25 years of juice bottle–and handle–evolution

Capturing the packaging zeitgeist—and Packaging World’s attention—in spring 1994 was a trend of hot-fill juices eschewing their typical glass containers for PET bottles.


Aseptic filling allowed for shelf stability, meriting several articles and mentions in the March 1994 issue of Packaging World. Pat Reynolds wrote about Ocean Spray’s PET replacement for its 1-gal glass bottles. These featured an applied bail handle, part of the 48-mm PP closure, to help consumers with the pour. Another March ’94 news item focused on a unique, pinched-waisted PET bottle for easy gripping by the Motts brand. “That’s difficult for hot-filled PET bottles because their sidewall panels help keep the bottle from collapsing under internal pressure as the hot juice cools,” Packaging World stated.

Shelf-stable juices testing various handle methods were yet again magnified in April 1994, this time in the form of Minute Maid Naturals, in Ben Miyares’ venerable Insider column, which is still going in Packaging World every other issue.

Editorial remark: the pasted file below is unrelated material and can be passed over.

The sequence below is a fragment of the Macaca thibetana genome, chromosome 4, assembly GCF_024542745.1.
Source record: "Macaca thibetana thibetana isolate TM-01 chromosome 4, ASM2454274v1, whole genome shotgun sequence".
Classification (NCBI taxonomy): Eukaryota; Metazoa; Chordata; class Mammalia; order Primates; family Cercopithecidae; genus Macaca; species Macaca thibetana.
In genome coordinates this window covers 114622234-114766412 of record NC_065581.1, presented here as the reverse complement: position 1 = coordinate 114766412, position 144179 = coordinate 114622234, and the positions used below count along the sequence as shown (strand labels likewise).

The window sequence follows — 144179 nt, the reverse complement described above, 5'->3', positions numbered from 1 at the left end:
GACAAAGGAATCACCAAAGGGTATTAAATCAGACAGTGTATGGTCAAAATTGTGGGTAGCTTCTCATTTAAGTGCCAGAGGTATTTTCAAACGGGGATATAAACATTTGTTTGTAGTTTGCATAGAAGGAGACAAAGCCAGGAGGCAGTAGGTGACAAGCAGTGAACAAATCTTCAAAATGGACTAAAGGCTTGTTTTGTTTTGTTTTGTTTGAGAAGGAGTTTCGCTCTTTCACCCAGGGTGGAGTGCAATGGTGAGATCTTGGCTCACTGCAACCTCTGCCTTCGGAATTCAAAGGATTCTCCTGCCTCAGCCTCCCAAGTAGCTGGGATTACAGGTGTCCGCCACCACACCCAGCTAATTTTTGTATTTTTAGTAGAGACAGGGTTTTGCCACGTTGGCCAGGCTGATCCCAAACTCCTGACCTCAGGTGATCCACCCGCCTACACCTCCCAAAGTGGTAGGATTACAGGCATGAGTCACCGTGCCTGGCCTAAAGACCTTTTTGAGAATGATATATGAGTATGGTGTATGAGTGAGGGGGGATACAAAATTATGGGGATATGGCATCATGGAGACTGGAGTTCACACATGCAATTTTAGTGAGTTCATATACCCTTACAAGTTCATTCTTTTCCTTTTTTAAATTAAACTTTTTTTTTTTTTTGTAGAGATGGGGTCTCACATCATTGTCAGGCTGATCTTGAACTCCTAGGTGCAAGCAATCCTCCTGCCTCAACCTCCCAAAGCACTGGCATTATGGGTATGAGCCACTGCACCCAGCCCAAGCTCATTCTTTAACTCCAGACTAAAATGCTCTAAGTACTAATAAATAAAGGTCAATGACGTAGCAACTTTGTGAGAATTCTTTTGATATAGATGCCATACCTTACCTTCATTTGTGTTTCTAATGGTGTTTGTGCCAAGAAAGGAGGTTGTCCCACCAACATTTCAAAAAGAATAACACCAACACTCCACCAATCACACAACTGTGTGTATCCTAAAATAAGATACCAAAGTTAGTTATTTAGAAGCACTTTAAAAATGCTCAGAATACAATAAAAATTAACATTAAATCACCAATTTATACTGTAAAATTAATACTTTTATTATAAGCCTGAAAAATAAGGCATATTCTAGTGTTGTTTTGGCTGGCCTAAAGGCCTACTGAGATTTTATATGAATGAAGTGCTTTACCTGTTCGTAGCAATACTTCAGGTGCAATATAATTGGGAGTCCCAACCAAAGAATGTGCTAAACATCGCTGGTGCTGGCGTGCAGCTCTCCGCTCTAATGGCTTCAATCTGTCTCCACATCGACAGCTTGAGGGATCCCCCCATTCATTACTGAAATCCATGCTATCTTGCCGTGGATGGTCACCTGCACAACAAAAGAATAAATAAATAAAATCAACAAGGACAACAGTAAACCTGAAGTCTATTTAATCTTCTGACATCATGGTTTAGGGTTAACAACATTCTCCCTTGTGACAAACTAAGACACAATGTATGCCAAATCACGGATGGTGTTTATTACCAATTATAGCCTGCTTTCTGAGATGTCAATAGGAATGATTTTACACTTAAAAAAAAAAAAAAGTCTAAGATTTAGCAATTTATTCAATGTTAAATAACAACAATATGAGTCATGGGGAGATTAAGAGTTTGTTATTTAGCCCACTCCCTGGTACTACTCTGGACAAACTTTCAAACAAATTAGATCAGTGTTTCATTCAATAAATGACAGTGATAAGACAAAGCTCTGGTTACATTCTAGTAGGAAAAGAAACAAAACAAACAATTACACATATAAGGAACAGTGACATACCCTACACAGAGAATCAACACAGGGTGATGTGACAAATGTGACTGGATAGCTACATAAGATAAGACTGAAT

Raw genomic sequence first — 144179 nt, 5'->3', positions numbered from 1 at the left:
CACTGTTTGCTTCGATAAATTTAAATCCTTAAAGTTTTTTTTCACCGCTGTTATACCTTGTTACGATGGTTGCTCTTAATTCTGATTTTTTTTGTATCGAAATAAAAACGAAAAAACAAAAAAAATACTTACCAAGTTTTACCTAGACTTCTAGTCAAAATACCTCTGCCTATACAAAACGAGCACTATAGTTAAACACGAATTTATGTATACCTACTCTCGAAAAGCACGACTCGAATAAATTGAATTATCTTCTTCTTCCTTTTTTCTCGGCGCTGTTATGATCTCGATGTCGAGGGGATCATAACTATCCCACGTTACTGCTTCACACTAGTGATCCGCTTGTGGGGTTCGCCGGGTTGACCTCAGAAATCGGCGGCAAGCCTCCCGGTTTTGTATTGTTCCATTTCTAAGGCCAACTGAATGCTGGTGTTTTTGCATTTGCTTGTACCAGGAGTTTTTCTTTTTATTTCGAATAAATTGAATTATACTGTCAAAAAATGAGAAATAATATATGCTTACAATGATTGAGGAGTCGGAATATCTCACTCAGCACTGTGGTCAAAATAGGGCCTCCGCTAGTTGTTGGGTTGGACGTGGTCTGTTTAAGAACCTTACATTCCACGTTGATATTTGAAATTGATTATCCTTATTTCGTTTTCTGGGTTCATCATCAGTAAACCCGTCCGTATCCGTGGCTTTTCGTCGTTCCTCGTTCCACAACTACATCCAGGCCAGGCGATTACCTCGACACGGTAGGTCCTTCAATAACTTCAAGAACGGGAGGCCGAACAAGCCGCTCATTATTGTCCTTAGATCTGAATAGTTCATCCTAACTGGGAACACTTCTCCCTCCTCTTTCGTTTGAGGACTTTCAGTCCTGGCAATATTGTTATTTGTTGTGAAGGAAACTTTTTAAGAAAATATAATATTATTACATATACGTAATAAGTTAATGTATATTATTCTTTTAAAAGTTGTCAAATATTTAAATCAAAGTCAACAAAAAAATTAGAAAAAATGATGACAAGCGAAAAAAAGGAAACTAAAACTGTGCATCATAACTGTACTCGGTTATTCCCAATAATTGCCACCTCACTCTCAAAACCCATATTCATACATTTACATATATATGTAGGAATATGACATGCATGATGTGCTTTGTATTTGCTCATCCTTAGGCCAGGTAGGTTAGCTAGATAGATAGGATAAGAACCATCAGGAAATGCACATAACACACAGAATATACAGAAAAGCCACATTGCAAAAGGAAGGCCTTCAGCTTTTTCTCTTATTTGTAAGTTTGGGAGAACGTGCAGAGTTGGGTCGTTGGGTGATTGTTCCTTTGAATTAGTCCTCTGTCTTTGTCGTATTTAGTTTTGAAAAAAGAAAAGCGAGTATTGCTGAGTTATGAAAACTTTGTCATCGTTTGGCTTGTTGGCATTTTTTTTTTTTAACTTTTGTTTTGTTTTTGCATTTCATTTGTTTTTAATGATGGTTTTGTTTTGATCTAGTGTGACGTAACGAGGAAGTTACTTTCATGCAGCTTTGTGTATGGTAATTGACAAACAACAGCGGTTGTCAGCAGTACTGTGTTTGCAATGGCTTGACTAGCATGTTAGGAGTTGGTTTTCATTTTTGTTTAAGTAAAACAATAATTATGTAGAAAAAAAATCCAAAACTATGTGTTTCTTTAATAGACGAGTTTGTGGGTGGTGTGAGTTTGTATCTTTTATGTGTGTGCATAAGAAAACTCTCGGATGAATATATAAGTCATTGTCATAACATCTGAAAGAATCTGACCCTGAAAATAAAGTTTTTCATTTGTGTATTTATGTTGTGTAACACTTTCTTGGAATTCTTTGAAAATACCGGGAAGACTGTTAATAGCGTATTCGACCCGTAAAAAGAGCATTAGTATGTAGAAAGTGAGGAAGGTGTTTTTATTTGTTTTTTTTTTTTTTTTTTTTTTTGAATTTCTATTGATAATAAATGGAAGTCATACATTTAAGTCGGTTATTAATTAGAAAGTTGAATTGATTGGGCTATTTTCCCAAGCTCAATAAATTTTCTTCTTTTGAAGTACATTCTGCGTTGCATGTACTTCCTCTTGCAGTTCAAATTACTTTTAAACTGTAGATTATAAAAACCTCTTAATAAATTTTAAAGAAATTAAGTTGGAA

Fast forward 25 years, and juices continue to evolve in terms grips and material. The Coca-Cola Co. just last year worked with suppliers to create a new recyclable bottle for its Simply brand of juices. The 89-oz bottle with integral handle uses Indorama’s Polyclear EBM PET 5507 resin, which is molded using extrusion blow-molding equipment. And PI Labs’ new BottleOne technology also features 64-oz and a 2-L versions of a PET bottle, both with integral handle.

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